Review: A Cascading Hope

The next book on my MerMay reading list is from a series I had heard about in February for National Fairy Tale Day but hadn't read anything from. Hope Ever After is a multi-author series of inspiring fairy tale retellings in which all the proceeds go to O.U.R. (Operation Underground Rescue) to rescue children from exploitation and trafficking. A Cascading Hope by Yakira Goldsberry is a unique retelling of "The Little Mermaid" that veers pretty far from the original story but stays true to the themes of a selfless mermaid protagonist and the impending danger of turning to seafoam. The book relies heavily on Scottish mythology and has a lot of hard-to-pronounce names and Scottish accents written directly into the dialogue. There is a pronunciation and lore guide at the beginning of the book that is required reading for anyone who is not familiar with the culture.


Muírin is a merrow, which is a Scottish mermaid with the ability to transform between human and mer-forms by removing or putting on her "cap." It is similar to the mythology behind selkies, who must wear their skins to turn into seals and also come up in this book. Instead of trying to marry a prince to gain a human soul, Muírin's goal is to travel to the fabled land of Finfolkaheem to find a cure for her injured mother before it's too late and all of the merrows turn to sea foam. There is a bit of a murder mystery as well since she did not see the person who stabbed her mother, but it is easy to figure out who it is and doesn't use a big twist to mess with readers' heads. Although Muírin rescues a boy named Ciaran and has a rushed romance with him, it is far from the main focus of the book, making it a very loose retelling of "The Little Mermaid."

The author of this book put a great deal of effort into incorporating Scottish mythology into a believable world. There is a much stronger focus on worldbuilding than relationships. Nearly every character is associated with some sort of fae creature, which takes away the "fish out of water" element of a magical being on land. In fact, Muírin spent her time equally on land and in the sea from the very beginning. It is later revealed that she is even more powerful than she realizes due to her mother refusing to tell her the identity of her father. She is already the daughter of the Sea Mither, who protects all the merrows in the sea, but her hidden paternal roots give her another sort of magic as well to aid her on her quest. It is obvious why Muírin needs to rescue her mother before her own body slowly dissolves into seafoam, but there isn't a lot revealed of their relationship on a familial level, and her love story with Ciaran is developed even less.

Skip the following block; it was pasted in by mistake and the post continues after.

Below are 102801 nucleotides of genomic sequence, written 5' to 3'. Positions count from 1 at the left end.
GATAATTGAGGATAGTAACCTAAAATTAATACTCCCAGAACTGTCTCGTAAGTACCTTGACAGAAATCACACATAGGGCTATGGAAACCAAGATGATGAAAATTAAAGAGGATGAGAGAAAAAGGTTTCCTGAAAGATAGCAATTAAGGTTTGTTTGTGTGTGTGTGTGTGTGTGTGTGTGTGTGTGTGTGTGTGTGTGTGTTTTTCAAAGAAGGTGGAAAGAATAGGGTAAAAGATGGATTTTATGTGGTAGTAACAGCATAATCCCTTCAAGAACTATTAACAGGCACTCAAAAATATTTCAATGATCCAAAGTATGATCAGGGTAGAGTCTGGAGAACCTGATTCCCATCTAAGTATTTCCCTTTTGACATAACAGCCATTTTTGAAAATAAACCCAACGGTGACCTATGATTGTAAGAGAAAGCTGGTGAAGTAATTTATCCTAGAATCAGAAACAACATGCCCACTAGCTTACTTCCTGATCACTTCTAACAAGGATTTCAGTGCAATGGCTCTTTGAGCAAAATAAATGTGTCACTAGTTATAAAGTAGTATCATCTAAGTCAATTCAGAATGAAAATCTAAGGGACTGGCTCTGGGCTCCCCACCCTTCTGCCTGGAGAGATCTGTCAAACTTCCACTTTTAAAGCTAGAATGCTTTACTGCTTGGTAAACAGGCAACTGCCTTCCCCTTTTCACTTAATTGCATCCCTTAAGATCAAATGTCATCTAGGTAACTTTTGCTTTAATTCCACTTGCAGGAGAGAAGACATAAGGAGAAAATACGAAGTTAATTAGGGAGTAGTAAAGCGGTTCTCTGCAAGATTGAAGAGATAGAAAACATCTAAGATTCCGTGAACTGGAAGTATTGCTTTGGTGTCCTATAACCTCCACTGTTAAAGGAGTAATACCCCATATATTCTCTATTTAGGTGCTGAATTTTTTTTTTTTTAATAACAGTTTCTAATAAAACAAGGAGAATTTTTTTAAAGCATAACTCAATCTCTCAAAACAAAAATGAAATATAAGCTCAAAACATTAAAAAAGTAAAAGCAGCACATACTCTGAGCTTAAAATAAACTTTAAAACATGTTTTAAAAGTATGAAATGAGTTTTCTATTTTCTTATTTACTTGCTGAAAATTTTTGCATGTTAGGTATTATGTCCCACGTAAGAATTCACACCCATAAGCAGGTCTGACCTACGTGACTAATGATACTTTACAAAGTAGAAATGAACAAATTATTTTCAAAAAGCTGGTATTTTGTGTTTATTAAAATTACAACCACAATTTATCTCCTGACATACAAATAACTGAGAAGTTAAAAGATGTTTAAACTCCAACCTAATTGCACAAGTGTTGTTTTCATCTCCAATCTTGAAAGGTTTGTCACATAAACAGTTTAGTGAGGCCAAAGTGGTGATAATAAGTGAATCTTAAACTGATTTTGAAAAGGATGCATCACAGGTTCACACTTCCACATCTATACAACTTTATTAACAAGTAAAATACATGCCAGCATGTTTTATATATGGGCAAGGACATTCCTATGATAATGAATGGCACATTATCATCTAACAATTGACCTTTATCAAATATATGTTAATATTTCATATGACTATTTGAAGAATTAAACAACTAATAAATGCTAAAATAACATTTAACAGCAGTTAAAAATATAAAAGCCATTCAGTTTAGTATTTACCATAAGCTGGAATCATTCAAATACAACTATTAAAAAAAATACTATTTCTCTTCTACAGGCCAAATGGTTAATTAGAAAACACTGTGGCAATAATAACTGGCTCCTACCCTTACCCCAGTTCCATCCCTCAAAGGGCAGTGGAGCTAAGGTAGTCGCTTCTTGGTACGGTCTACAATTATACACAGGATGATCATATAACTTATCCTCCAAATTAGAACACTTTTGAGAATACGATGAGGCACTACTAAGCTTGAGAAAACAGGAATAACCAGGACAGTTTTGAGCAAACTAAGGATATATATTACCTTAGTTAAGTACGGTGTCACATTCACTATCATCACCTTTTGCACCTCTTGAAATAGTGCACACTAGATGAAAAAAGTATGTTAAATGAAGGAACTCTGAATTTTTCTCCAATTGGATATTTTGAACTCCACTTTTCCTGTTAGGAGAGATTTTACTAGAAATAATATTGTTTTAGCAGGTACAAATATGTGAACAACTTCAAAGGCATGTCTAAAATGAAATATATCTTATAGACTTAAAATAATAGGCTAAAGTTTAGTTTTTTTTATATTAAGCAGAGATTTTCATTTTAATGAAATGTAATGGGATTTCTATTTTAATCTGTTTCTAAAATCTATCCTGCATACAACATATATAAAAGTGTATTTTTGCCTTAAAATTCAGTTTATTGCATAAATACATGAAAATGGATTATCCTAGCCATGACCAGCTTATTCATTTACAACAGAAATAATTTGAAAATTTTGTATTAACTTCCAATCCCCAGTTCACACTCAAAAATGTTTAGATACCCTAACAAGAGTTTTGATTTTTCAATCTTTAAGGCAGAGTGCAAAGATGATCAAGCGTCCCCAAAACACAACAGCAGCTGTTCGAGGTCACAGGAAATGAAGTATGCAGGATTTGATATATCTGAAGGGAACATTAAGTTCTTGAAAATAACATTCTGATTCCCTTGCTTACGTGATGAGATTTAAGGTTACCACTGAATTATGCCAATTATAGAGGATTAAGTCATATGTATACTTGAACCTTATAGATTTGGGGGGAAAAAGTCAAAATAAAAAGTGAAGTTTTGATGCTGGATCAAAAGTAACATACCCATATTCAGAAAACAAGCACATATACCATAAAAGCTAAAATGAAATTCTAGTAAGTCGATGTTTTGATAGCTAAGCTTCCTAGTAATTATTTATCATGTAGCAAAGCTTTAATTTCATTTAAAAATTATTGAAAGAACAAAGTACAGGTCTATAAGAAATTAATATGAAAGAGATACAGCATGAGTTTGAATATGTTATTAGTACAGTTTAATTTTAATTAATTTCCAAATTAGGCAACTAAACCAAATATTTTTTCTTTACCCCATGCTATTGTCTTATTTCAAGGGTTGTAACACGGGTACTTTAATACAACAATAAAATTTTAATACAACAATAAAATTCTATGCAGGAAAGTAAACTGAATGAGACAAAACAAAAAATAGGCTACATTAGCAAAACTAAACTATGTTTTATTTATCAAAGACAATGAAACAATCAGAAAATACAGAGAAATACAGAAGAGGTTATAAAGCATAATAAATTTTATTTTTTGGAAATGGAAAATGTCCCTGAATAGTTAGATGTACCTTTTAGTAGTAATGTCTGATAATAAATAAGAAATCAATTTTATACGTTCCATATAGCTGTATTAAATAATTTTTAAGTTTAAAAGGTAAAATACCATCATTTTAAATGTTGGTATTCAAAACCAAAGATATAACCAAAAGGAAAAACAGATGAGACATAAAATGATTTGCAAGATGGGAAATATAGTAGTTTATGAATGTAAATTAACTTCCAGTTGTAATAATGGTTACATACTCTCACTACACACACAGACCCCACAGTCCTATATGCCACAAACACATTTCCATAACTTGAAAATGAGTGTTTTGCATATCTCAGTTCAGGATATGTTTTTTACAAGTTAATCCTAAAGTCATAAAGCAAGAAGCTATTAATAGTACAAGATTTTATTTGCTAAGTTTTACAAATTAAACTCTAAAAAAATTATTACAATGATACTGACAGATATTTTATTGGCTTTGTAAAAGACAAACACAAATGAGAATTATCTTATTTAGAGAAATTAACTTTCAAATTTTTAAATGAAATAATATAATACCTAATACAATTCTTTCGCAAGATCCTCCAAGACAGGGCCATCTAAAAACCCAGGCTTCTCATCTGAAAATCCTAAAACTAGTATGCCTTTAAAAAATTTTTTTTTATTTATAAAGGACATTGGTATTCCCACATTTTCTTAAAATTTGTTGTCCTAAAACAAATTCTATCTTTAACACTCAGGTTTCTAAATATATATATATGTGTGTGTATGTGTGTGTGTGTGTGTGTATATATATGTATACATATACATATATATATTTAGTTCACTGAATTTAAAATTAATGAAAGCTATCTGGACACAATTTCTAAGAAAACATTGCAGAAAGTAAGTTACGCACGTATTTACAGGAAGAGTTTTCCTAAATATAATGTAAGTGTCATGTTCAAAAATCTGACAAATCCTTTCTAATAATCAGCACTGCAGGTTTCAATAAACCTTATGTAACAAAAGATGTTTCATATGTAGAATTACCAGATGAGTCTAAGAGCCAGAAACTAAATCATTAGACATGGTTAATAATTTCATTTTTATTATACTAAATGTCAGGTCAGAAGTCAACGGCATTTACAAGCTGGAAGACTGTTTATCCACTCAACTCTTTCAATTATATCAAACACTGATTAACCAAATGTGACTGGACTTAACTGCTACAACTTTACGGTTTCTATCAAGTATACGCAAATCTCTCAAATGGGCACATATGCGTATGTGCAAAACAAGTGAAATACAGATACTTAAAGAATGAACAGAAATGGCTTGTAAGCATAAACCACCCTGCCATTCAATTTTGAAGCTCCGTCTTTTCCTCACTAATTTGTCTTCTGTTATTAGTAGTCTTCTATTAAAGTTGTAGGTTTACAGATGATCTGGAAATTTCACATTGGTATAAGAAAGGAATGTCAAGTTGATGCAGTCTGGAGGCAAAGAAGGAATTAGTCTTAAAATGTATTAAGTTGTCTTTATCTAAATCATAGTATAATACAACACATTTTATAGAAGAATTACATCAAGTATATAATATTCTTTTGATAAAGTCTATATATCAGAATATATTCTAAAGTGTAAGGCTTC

As a lifelong fan of "The Little Mermaid," there was a lot to appreciate about this book despite it being such a loose retelling. Many other adaptations present the mermaid as selfish and irrational for making such a dangerous bargain with the Sea Witch after meeting the prince only once. Muírin is deeply selfless and wholly devoted to giving her life to save others, which is a theme that many people miss from the original fairy tale, especially thanks to Disney changing the ending. It also fixes the complaint that she fell in love with a man who was unconscious when she met him by building a history between Muírin and Cairan before she rescued him. Another thing I find disappointing in some "Little Mermaid" retellings is when the mermaids are eliminated entirely. This book does the opposite by incorporating all kinds of Celtic lore with loads of characters from fae backgrounds with various magical abilities. It was a lovely escape from reality that supports the series' hopeful nature.

A Cascading Hope by Yakira Goldsberry is a unique and whimsical retelling of 'The Little Mermaid' that shines with its rich Scottish mythology and selfless merrow protagonist, Muírin. While it veers far from the original story, it stays true to the themes of sacrifice and danger, and offers a refreshing take on the classic tale. With its focus on worldbuilding and Celtic lore, this book is a must-read for fans of fairy tale retellings and mythology as long as they take the time to review the guide at the beginning first. The Hope Ever After series is a wonderful initiative, and this book is a great addition to it, supporting a worthy cause and inspiring hope in its readers. If you're looking for an enchanting and meaningful read, A Cascading Hope is definitely worth diving into.

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